Mississippi hospitals losing hundreds of staff to high-paid traveling nurse jobs
BILOXI, Miss. (WLOX) - While COVID-19 cases are decreasing drastically in Mississippi, so are the healthcare workers. A boom in demand for travel nurses has exacerbated a staffing issue, with many nurses leaving their hometown hospitals for better pay.
This has left many smaller hospitals frantic for funding and support, including Singing River Health System.
In August, Gov. Tate Reeves announced that more than 1,000 healthcare workers would be deployed to hospitals across the state, including at Singing River Health System’s three hospitals under a 60-day contract.
Fast-forward 60 days later, most of the state-contracted MEMA nurses assigned to help fill gaps will work their last day this week, meaning that Singing River will lose their 70 contracted workers.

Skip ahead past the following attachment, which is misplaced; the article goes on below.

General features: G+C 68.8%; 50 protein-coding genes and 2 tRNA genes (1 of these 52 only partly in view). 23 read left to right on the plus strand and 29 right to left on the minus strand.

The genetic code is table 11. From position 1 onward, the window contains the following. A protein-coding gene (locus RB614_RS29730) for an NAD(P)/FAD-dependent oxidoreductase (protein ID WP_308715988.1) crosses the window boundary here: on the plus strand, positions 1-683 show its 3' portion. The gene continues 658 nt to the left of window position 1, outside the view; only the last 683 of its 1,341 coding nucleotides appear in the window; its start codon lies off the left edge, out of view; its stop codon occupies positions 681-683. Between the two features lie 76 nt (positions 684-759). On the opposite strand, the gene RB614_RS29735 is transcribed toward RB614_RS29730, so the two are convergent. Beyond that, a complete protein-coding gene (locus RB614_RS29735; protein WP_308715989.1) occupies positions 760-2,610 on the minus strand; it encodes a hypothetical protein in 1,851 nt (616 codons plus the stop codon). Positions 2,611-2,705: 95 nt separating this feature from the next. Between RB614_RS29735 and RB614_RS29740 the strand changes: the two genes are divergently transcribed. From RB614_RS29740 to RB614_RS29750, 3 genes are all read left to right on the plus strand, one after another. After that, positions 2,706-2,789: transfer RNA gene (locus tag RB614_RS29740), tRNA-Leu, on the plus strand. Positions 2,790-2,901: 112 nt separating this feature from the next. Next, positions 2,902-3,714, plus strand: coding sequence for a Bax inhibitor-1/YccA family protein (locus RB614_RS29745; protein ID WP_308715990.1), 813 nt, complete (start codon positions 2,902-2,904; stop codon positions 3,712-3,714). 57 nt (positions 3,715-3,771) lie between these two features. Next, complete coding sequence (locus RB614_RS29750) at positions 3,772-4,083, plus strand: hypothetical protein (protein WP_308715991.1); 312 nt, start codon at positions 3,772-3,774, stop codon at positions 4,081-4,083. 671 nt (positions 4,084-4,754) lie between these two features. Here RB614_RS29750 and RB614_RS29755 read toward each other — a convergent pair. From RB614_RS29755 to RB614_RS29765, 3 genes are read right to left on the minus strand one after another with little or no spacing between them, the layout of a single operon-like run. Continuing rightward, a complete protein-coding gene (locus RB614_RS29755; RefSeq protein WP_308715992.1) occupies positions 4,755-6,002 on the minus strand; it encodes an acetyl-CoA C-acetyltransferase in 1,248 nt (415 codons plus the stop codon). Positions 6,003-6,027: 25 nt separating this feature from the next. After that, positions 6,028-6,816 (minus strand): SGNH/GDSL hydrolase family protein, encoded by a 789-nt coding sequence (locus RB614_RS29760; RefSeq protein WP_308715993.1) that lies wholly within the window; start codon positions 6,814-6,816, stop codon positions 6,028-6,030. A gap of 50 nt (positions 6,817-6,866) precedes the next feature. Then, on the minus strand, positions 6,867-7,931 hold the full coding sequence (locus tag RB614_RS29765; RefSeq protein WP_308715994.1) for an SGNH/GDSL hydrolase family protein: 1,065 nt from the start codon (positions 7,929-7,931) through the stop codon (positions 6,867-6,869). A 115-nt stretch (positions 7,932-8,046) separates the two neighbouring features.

The 60-day contract was $10 million per week, but that money was 100 percent refunded by the federal government through the Stafford Act.
“The short-term payments they have used to stay afloat and keep quality care accessible in our communities have now crippled the financials of these not-for-profit hospitals,” according to the statement. “This is an urgent issue and Mississippi must change these dynamics.”
But, Singing River has been pleading for extra funding for months.
In August, Singing River Health System CEO Lee Bond told WLOX News Now that he believed the American Rescue Plan could provide a long-term solution.
“We’ve got $1.8 billion coming into the state. If we could just allocate 25 percent of those federal funds, that’s enough for $20,000 for every nurse in the entire state of Mississippi to do a two-year contract. That’s a long-term solution,” said Bond.
Mississippi hospitals are negatively affected by not having the nearly $1 billion of federal Medicaid funds that other areas provide, according to Singing River Health System.
In the last few weeks, more Mississippi RN’s have left the state for contracts in higher-paying areas of the country, offering high incentives completely independent of the current COVID-19 status in those locations.
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